(Emma Brockes interviewed appeared in The Guardian, August 1, 2009.)
A life in musicals: Arthur Laurents
'Somebody said to me, if you don't stop going to parties, you'll never write a play. So I wrote a play'
The last line of Arthur Laurents's memoir, Original Story By, refers to his partner Tom Hatcher, with whom the author lived for more than 50 years. "As long as he lives," he wrote in 2000, "I will." Hatcher died in 2006 and the writer, director and librettist is, in his 93rd year, adjusting to life without him. "Busy keeping busy," he says drily and it is a stunning workload; last year he revived Gypsy on Broadway, published a book about directing and rehearsed the current Broadway production of West Side Story, for which he wrote the original book. He is now working on a new play, Come Back, Come Back, Wherever You Are. "The title will tell you what it's about."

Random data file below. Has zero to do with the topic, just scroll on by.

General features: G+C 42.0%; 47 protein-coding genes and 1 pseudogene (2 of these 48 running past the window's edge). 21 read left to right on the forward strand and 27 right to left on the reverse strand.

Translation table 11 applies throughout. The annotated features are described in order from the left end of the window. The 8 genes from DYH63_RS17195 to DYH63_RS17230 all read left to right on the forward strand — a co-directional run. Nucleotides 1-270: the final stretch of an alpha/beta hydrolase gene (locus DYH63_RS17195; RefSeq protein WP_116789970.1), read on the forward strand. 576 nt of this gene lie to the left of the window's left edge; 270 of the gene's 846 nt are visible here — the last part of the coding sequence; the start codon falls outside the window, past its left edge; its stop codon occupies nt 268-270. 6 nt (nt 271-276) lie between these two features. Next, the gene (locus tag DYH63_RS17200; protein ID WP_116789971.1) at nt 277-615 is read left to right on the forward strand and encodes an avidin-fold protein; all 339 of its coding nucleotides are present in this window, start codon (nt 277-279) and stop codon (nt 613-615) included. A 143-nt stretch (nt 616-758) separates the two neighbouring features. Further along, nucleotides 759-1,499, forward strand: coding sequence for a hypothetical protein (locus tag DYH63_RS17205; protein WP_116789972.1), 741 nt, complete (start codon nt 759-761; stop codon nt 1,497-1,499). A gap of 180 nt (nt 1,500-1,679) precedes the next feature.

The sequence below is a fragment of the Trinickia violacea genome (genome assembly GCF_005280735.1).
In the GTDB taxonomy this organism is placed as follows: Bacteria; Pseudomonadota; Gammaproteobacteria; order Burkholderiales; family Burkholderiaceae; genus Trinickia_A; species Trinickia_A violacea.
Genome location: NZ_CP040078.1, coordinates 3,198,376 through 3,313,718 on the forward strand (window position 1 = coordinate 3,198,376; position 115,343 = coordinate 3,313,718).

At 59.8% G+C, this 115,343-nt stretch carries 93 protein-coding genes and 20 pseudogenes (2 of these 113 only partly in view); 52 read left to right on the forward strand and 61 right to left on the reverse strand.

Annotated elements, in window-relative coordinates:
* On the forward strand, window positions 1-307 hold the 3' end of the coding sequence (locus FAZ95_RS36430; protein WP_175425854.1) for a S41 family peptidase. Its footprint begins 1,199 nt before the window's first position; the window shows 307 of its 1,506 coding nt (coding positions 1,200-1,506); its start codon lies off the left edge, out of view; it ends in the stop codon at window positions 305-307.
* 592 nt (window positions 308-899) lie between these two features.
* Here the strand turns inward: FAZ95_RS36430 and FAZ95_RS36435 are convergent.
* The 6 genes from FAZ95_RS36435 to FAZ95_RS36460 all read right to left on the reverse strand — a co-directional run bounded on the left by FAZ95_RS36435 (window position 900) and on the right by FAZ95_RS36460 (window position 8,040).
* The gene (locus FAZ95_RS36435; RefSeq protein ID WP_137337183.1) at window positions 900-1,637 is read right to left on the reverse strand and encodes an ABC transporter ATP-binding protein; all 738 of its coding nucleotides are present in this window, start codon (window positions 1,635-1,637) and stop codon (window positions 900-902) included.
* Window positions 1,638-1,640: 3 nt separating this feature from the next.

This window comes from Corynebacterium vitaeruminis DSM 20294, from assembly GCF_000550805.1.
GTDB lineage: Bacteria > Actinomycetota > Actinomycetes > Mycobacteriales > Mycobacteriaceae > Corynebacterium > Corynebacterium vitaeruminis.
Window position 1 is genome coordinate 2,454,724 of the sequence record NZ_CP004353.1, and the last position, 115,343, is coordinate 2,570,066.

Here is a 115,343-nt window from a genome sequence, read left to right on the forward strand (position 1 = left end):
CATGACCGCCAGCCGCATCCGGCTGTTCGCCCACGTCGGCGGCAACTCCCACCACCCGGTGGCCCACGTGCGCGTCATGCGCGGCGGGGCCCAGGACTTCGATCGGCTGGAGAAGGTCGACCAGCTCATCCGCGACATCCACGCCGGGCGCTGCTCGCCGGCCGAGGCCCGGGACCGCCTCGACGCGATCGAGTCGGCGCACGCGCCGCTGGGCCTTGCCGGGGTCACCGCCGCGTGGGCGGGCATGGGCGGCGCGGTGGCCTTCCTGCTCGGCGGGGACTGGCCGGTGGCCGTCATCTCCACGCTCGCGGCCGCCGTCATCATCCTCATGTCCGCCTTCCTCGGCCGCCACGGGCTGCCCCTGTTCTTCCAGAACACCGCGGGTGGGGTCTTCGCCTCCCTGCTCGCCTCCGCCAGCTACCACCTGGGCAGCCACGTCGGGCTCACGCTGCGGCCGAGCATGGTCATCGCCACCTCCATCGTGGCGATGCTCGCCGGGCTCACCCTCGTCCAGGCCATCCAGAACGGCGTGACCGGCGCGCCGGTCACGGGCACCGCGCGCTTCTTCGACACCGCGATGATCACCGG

Looked at in aggregate, Laurents's life has an improbable Forrest Gump air of having encompassed great swaths of history and the famous figures within it. As a young soldier in the second world war he was saved from overseas duty by being put in a propaganda film unit with Private (George) Cukor. He was a screenwriter in Hollywood during its most glamorous era and then black-listed during the communist witch-hunt, when his passport was confiscated. In the 1940s a disciple of Freud's tried to "cure" him of homosexuality and at one time he was in, of all things, a Marxist study group with Shelley Winters. Laurents slipped by all this more or less unscathed, saved, he says, from the worst fate of his peers – alcoholism, chiefly – by a sense of proportion he assumes is innate. His life and work boil down to two things: "It's about people and about love." The rest is just gossip.